In one embodiment the system includes a single tube for mounting with a patient, the tube has a distal end connectable to the catheter and at least one proximal end with a terminal for intermittent connection with a source of flush solution. The terminal includes a seal for sealing the proximal end of the tube when the source of flush solution is disconnected from the terminal. The tube further defines an internal open space defining an internal volume which is reducible, and a lumen extending through from the sealed proximal terminal to the distal end, so that when a source of flush solution is connected to the terminal, flush solution can enter the tube from the fluid source through the terminal and flow through the lumen to at least partially fill the internal space. The lumen defines at least a portion of the internal volume. The system further includes a volume reducer comprised of at least one volume-reducing element. The volume reducer is sized and configured to sequentially reduce the internal volume of the tube at a plurality of different times after the distal end has been connected with the catheter, the flush solution has been flowed into the space from the source, and the source has been disconnected from the terminal. In one embodiment the tube is elongated and has different diameters along its length.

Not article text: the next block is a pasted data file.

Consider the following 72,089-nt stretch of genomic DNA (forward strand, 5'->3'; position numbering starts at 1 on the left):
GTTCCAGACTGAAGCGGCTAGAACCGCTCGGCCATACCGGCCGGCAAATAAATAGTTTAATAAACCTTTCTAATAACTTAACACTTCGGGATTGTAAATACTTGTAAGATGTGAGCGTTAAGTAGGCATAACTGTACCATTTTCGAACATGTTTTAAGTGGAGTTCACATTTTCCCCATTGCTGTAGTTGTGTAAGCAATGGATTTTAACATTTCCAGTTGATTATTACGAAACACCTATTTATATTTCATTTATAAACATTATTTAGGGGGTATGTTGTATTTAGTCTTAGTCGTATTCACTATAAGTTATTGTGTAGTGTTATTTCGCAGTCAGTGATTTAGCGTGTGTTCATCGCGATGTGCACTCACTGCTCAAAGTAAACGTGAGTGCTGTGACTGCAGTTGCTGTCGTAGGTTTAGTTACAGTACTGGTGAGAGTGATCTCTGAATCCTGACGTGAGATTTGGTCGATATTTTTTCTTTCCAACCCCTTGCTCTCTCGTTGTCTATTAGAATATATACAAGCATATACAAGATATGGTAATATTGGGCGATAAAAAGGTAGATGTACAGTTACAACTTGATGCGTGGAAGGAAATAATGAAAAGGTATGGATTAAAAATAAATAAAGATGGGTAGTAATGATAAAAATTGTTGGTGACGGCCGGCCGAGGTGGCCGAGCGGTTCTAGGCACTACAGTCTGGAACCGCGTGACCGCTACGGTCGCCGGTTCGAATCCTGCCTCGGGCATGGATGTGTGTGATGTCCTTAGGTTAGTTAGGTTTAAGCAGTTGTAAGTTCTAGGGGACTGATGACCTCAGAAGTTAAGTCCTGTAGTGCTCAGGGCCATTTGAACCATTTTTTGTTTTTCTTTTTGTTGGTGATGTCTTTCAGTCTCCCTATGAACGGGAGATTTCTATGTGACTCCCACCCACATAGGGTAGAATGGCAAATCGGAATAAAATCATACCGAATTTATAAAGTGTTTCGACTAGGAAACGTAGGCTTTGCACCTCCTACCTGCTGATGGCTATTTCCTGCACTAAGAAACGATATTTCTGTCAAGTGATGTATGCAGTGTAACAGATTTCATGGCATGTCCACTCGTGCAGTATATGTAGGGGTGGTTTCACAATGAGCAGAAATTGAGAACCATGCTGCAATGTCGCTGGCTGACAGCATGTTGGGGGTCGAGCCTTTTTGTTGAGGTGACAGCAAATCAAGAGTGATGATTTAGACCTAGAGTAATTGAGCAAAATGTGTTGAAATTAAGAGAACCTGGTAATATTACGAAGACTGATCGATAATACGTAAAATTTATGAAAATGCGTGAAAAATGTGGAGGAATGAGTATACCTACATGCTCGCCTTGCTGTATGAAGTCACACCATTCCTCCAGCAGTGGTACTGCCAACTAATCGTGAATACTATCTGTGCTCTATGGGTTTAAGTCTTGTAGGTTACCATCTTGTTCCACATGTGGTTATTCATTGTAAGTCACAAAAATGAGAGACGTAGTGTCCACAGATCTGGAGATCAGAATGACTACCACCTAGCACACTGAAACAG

One preferred method for intermittently flushing the lumen of an indwelling catheter, wherein the catheter has a indwelling portion beneath the skin of a patient, comprises the steps of:
Disposing a patient mounted tubing system in fluid connection with the indwelling portion of the catheter, wherein the system has at least one proximal terminal. The tubing system defines an internal space, defining an internal volume.
Flowing flush solution from an external fluid source, through at least one terminal and through the said tubing system into the indwelling portion, with at least a portion of the solution at least partially filling the internal space.
Then promptly sealing the proximal terminal of the tubing system such that at least a portion of the flush solution remains sealed within the tubing system thereby defining a residual volume of flush solution within the tubing system, the fluid being locked in fluid connection with the blood vessel.
Then, at a plurality of different times, increasing the pressure within the tubing system, as by progressively, and in discrete steps, reducing the internal volume of the tubing system, to displace a plurality of fractions of the residual volume into the indwelling portion to intermittently flush the indwelling catheter portion with the flush solution.
The reducer and or one of its elements can be a tube compressing member configured for compressing the tubing system to a plurality of sequentially lower levels of internal volume, such that each time the system volume is reduced further, an additional portion of the stored residual volume of flush solution is displaced toward the blood-flush solution interface to displace blood which may have invaded the catheter or otherwise diluted or diminished the effect of the antimicrobial or anticoagulant.